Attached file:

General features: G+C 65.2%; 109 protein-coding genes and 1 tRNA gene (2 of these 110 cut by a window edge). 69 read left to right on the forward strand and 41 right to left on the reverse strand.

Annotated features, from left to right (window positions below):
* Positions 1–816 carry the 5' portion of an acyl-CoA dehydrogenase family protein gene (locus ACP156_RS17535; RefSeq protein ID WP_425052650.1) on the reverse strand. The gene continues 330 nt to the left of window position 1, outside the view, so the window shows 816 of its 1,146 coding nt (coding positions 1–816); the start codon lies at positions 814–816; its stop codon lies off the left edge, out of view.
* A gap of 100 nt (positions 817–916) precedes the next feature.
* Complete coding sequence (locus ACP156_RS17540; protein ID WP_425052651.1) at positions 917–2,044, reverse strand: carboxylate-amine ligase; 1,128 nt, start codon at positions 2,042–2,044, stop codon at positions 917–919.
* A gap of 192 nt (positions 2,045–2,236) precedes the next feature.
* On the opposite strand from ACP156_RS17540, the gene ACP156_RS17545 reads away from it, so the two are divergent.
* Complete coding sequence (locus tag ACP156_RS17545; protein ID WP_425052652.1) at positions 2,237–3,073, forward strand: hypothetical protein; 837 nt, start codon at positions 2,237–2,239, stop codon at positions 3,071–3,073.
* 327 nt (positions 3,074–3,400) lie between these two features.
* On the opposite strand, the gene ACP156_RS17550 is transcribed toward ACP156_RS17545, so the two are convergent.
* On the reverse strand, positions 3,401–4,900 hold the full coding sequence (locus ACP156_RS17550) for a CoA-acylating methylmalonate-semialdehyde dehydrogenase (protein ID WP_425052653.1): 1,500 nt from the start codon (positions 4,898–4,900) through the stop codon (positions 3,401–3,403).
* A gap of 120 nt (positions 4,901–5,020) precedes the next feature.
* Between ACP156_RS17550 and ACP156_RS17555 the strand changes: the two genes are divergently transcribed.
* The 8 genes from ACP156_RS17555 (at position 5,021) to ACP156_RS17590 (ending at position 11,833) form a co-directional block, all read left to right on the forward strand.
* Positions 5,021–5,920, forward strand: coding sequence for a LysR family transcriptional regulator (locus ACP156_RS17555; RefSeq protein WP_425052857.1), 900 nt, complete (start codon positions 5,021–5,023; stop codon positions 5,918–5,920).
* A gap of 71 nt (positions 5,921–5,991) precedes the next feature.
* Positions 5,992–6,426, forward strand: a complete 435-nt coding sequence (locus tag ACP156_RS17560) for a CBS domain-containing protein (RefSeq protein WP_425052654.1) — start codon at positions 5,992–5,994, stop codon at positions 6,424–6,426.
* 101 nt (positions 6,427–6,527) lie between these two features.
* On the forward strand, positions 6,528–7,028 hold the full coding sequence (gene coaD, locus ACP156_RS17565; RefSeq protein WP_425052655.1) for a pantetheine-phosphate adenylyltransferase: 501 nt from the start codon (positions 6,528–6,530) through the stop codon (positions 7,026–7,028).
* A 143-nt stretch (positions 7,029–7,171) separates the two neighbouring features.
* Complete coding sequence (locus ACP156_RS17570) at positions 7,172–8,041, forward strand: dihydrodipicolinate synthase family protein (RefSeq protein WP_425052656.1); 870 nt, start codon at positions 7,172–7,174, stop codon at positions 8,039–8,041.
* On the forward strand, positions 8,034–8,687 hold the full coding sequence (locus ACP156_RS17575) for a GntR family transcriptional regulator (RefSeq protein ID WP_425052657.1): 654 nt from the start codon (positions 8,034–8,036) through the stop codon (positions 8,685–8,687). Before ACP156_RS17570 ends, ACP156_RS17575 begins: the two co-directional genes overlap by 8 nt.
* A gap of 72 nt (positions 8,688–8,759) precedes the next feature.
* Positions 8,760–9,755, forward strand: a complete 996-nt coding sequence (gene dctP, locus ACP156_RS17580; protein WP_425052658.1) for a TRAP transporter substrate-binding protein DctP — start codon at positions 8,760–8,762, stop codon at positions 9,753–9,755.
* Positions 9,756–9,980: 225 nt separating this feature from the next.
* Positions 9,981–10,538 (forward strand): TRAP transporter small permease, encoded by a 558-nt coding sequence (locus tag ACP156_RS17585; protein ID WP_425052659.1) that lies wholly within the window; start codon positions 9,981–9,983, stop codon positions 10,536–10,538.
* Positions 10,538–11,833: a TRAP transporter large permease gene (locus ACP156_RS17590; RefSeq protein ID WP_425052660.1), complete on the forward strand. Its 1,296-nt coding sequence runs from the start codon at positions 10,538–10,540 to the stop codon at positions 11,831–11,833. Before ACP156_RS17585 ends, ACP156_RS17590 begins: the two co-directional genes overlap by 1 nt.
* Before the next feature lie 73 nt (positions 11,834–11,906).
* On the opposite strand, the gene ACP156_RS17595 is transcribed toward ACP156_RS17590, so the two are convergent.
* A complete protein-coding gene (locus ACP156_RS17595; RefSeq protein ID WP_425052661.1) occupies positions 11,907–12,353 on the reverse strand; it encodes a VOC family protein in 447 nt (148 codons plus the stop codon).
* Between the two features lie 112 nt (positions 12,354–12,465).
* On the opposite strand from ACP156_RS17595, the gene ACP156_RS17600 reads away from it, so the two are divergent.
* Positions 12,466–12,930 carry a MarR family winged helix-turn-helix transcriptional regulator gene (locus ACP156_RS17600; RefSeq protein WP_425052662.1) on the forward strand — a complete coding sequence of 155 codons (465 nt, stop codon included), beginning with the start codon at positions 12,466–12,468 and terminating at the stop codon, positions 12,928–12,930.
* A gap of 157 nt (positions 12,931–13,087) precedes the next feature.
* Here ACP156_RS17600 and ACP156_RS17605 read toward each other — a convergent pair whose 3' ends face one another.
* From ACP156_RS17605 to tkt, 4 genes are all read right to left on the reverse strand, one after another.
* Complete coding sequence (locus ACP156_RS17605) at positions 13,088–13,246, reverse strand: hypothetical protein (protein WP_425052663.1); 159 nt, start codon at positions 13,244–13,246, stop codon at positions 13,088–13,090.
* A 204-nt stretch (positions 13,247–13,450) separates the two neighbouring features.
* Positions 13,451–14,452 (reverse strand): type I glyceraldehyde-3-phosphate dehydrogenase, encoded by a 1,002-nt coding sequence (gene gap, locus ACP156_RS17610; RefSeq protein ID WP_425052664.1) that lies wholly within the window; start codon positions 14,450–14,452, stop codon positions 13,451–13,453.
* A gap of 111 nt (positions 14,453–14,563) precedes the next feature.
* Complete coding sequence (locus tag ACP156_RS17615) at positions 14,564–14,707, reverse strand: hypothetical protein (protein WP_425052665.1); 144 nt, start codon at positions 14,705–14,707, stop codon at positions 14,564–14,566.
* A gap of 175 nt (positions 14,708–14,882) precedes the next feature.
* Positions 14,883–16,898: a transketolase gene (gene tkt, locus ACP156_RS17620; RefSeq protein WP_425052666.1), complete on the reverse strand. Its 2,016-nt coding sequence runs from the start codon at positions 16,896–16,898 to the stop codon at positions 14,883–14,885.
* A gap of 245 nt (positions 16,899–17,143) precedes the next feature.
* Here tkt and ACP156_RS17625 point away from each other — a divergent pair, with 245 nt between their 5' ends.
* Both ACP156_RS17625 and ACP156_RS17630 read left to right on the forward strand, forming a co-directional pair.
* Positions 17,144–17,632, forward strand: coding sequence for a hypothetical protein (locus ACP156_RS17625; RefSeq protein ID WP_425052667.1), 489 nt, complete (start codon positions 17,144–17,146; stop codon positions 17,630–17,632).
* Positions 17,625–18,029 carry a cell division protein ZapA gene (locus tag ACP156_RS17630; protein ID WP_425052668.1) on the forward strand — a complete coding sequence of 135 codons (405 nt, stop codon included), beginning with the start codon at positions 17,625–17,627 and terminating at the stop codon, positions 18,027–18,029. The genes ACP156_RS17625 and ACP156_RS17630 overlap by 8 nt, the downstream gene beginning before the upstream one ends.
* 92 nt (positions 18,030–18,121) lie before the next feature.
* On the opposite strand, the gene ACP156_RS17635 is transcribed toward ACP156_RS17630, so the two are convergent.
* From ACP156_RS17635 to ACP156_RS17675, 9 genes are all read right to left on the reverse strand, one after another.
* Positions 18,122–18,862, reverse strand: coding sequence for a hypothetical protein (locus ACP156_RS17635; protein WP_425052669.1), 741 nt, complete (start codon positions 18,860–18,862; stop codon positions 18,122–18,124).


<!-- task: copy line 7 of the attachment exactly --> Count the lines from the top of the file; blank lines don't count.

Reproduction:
* On the opposite strand from ACP156_RS17540, the gene ACP156_RS17545 reads away from it, so the two are divergent.